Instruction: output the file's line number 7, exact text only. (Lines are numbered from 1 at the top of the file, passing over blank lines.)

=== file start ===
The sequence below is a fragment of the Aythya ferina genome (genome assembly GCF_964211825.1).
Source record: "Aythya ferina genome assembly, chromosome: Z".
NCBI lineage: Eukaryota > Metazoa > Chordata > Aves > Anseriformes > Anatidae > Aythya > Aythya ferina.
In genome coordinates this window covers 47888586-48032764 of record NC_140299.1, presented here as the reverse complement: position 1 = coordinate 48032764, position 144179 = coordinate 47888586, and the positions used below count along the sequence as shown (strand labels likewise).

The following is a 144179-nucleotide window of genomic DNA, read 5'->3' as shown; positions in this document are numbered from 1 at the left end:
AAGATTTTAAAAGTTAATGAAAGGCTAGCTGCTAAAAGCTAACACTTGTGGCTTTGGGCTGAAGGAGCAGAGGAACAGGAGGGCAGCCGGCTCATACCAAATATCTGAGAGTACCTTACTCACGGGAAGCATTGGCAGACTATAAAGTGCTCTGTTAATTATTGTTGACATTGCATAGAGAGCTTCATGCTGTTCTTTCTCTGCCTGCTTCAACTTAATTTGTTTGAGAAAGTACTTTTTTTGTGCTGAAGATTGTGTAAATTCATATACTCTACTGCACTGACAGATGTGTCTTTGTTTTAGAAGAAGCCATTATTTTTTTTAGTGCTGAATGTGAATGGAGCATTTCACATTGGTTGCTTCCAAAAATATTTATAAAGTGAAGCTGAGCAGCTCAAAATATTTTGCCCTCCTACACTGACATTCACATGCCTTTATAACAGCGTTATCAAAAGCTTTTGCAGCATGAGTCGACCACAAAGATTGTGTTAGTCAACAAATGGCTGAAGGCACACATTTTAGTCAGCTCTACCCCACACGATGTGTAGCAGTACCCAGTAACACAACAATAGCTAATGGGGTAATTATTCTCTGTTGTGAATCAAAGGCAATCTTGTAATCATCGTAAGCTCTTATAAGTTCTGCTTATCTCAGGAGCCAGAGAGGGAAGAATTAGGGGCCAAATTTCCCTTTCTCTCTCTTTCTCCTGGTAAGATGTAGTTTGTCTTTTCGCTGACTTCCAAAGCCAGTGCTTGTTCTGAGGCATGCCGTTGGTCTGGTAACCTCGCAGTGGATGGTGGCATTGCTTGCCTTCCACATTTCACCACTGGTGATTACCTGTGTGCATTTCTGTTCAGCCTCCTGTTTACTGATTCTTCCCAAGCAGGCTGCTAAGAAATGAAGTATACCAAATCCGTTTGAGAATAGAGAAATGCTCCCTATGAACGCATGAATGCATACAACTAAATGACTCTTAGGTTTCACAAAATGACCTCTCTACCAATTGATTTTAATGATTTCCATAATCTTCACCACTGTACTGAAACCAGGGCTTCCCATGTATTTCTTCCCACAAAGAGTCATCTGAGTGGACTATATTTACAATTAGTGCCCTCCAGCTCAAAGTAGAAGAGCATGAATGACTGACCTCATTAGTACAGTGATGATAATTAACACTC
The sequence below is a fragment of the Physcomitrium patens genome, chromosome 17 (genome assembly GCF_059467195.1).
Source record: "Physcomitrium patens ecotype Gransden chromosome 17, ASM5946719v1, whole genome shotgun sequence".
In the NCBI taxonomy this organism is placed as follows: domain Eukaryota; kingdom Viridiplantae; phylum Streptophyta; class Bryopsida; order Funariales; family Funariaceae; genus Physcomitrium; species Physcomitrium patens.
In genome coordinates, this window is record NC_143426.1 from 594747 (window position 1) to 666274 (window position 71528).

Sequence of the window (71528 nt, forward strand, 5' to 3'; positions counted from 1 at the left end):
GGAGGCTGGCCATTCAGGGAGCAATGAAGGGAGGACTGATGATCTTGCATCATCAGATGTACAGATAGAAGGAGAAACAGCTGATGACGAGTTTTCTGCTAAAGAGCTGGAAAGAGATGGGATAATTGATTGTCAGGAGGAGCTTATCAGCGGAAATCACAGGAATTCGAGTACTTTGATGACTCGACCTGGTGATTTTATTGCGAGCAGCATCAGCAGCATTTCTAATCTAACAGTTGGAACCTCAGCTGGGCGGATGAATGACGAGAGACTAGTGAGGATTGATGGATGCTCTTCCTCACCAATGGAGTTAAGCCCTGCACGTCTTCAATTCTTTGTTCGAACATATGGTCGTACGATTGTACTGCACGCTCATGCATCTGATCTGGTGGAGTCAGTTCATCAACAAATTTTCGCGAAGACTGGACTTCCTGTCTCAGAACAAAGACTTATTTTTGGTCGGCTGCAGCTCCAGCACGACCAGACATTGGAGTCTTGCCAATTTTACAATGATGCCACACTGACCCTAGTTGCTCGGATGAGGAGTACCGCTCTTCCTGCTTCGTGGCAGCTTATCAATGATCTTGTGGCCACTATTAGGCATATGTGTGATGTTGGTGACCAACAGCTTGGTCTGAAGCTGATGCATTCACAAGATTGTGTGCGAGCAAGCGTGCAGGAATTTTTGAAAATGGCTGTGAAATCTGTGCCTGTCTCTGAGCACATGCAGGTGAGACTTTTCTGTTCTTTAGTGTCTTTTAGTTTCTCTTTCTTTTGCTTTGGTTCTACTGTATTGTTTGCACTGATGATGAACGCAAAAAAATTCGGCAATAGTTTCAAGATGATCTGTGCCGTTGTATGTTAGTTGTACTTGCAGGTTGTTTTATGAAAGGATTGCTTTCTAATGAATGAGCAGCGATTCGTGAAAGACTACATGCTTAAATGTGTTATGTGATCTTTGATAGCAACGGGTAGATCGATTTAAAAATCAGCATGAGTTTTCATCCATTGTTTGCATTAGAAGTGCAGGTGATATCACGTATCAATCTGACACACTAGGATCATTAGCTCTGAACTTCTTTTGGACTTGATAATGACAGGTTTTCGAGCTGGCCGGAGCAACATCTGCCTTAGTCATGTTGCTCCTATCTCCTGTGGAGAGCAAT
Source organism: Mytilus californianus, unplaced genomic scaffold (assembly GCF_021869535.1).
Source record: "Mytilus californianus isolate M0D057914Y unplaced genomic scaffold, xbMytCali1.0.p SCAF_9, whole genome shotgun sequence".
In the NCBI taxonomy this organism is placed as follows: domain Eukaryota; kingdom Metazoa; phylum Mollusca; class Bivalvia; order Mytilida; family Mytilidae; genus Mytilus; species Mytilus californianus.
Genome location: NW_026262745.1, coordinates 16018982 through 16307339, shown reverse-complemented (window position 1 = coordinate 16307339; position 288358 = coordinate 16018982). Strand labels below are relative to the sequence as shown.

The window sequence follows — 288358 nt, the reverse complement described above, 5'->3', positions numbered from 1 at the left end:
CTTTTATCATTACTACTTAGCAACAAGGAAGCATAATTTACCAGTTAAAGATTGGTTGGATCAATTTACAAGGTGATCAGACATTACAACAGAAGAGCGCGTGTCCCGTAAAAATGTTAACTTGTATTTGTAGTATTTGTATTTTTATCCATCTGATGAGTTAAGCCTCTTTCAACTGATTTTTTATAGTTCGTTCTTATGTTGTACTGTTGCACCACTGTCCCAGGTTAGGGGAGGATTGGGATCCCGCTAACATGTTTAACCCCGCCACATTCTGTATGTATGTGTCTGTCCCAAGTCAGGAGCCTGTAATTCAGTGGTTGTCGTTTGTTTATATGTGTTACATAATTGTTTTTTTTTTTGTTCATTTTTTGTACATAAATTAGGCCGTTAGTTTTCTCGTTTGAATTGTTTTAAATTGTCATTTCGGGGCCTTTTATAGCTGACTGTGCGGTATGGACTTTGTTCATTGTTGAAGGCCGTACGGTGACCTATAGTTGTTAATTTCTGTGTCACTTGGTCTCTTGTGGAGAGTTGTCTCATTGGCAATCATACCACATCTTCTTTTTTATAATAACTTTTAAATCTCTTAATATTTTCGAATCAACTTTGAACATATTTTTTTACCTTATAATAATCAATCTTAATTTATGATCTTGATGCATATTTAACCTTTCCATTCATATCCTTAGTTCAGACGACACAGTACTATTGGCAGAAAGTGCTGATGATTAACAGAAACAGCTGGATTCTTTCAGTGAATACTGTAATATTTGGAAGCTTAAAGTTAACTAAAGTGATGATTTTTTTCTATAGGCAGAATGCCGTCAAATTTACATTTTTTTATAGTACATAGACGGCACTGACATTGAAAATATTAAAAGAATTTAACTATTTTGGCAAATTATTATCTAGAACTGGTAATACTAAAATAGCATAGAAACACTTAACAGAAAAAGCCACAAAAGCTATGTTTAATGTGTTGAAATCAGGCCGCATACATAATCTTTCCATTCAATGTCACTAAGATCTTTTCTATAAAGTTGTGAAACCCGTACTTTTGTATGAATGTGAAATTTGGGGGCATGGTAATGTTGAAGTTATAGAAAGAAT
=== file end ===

The sequence below is a fragment of the Physcomitrium patens genome, chromosome 17 (genome assembly GCF_059467195.1).